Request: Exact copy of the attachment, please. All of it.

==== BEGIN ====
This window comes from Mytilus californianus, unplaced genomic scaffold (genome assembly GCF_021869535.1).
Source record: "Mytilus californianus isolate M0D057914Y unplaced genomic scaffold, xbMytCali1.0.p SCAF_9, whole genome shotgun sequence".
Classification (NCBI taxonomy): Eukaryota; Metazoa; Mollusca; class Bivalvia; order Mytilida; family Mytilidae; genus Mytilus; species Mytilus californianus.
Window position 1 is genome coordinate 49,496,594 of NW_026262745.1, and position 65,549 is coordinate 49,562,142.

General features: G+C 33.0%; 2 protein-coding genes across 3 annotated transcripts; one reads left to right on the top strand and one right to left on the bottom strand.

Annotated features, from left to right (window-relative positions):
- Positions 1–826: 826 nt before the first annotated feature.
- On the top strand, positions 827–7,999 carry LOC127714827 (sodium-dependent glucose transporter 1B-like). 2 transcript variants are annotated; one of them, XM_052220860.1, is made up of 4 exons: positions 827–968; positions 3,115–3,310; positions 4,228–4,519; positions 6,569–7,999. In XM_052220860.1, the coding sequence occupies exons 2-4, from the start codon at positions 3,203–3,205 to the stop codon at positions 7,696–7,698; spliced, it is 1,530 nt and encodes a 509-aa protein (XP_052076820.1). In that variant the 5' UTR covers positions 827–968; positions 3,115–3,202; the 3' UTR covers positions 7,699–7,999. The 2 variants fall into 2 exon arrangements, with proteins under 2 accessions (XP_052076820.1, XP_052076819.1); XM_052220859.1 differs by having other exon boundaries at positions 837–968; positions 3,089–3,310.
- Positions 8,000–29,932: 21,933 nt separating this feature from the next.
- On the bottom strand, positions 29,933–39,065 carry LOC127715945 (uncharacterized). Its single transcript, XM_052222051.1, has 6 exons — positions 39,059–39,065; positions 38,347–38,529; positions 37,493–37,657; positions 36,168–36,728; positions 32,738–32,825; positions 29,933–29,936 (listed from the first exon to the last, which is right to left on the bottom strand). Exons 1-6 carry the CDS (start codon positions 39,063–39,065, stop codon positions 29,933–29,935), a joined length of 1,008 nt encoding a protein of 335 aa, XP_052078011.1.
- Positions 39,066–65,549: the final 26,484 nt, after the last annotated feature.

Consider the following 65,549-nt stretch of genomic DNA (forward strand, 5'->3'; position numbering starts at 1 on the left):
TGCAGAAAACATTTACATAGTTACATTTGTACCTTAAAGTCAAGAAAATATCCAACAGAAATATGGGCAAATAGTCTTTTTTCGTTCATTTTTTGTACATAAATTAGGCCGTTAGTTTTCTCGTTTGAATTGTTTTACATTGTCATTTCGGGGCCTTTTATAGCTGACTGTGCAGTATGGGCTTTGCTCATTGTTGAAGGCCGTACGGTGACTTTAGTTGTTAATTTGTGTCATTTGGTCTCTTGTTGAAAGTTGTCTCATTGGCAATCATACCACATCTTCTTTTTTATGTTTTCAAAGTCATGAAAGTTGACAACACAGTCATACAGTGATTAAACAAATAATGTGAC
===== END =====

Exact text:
This window comes from Mytilus californianus, unplaced genomic scaffold (genome assembly GCF_021869535.1).
Source record: "Mytilus californianus isolate M0D057914Y unplaced genomic scaffold, xbMytCali1.0.p SCAF_9, whole genome shotgun sequence".
Classification (NCBI taxonomy): Eukaryota; Metazoa; Mollusca; class Bivalvia; order Mytilida; family Mytilidae; genus Mytilus; species Mytilus californianus.
Window position 1 is genome coordinate 49,496,594 of NW_026262745.1, and position 65,549 is coordinate 49,562,142.

General features: G+C 33.0%; 2 protein-coding genes across 3 annotated transcripts; one reads left to right on the top strand and one right to left on the bottom strand.

Annotated features, from left to right (window-relative positions):
- Positions 1–826: 826 nt before the first annotated feature.
- On the top strand, positions 827–7,999 carry LOC127714827 (sodium-dependent glucose transporter 1B-like). 2 transcript variants are annotated; one of them, XM_052220860.1, is made up of 4 exons: positions 827–968; positions 3,115–3,310; positions 4,228–4,519; positions 6,569–7,999. In XM_052220860.1, the coding sequence occupies exons 2-4, from the start codon at positions 3,203–3,205 to the stop codon at positions 7,696–7,698; spliced, it is 1,530 nt and encodes a 509-aa protein (XP_052076820.1). In that variant the 5' UTR covers positions 827–968; positions 3,115–3,202; the 3' UTR covers positions 7,699–7,999. The 2 variants fall into 2 exon arrangements, with proteins under 2 accessions (XP_052076820.1, XP_052076819.1); XM_052220859.1 differs by having other exon boundaries at positions 837–968; positions 3,089–3,310.
- Positions 8,000–29,932: 21,933 nt separating this feature from the next.
- On the bottom strand, positions 29,933–39,065 carry LOC127715945 (uncharacterized). Its single transcript, XM_052222051.1, has 6 exons — positions 39,059–39,065; positions 38,347–38,529; positions 37,493–37,657; positions 36,168–36,728; positions 32,738–32,825; positions 29,933–29,936 (listed from the first exon to the last, which is right to left on the bottom strand). Exons 1-6 carry the CDS (start codon positions 39,063–39,065, stop codon positions 29,933–29,935), a joined length of 1,008 nt encoding a protein of 335 aa, XP_052078011.1.
- Positions 39,066–65,549: the final 26,484 nt, after the last annotated feature.

Consider the following 65,549-nt stretch of genomic DNA (forward strand, 5'->3'; position numbering starts at 1 on the left):
TGCAGAAAACATTTACATAGTTACATTTGTACCTTAAAGTCAAGAAAATATCCAACAGAAATATGGGCAAATAGTCTTTTTTCGTTCATTTTTTGTACATAAATTAGGCCGTTAGTTTTCTCGTTTGAATTGTTTTACATTGTCATTTCGGGGCCTTTTATAGCTGACTGTGCAGTATGGGCTTTGCTCATTGTTGAAGGCCGTACGGTGACTTTAGTTGTTAATTTGTGTCATTTGGTCTCTTGTTGAAAGTTGTCTCATTGGCAATCATACCACATCTTCTTTTTTATGTTTTCAAAGTCATGAAAGTTGACAACACAGTCATACAGTGATTAAACAAATAATGTGAC